One of my very favorite authors died today, Madeleine L'Engle. In its obituary posted today, The New York Times wrote: "Her works — poetry, plays, autobiography and books on prayer — were deeply, quixotically personal. But it was in her vivid children’s characters that readers most clearly glimpsed her passionate search for the questions that mattered most."
I knew this day would come eventually. She was 88 years old. But I kept hoping she would be around to write just one more, maybe two more books.
I first discovered her books when I was a young teenager. My mother had purchased a subscription for hard covered "classics" for me and my two sisters. A Wrinkle in Time was among these treasured books that I read and reread.
When I reached young adulthood I still found in Madeleine's adolescent novels ideas that stirred my heart and stories that helped me dream. As I grew older I began reading her adult novels, her journals and nonfiction articles. Never was I disappointed by her writing. There was always something for me to glean.
One of my favorite books has always been A Ring of Endless Light. In The Washington Post in 1980, Carol Van Strum wrote: “The cosmic battle between light and darkness, good and evil, love and indifference, personified in the mythic fantasies of the ‘Wrinkle in Time’ series, here is waged compellingly in its rightful place: within ourselves."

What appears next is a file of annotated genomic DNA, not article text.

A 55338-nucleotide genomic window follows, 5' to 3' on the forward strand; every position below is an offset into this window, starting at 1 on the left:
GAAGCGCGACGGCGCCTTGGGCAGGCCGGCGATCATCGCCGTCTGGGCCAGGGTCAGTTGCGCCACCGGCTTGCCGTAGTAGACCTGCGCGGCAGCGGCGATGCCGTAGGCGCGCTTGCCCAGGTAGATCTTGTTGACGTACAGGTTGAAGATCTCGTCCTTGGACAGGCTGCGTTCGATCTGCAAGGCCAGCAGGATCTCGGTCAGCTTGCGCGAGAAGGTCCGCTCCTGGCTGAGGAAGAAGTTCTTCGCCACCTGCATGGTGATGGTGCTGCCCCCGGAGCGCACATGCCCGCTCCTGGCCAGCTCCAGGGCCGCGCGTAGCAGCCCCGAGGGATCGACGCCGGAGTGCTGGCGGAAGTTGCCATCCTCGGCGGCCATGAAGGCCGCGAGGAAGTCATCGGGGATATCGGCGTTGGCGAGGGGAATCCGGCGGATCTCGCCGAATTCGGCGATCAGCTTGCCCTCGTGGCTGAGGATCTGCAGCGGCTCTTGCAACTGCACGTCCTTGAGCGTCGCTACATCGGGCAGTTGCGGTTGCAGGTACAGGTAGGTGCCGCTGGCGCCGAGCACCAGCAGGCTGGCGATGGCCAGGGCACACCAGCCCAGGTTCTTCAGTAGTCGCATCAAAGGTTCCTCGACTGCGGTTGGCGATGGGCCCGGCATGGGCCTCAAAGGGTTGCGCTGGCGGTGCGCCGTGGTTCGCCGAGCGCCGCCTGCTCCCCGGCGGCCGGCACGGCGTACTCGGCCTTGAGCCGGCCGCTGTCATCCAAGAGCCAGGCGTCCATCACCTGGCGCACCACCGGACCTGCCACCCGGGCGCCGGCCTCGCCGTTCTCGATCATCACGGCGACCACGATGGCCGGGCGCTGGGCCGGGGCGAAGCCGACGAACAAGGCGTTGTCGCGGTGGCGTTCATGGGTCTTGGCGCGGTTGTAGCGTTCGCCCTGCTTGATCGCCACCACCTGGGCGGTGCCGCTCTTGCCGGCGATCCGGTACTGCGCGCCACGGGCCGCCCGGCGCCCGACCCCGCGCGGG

In Seminary, I convinced the Dean of the Chapel to supervise an independent study of L'Engle's works. As I reread books and journals, as I looked for more information about this woman, I came to understand more and more how her writing had impacted my faith. She is always so clear in asking the important questions, in admitting her own lack of answers, and in sharing the insights that she has found.
I regret that there will be no more new books from Madeleine L'Engle, but I thank God for her faithful witness, her creative inspiration and the joy that her gifts have given me.
“Why does anybody tell a story?” Ms. L’Engle once asked, even though she knew the answer.
“It does indeed have something to do with faith,” she said, “faith that the universe has meaning, that our little human lives are not irrelevant, that what we choose or say or do matters, matters cosmically.”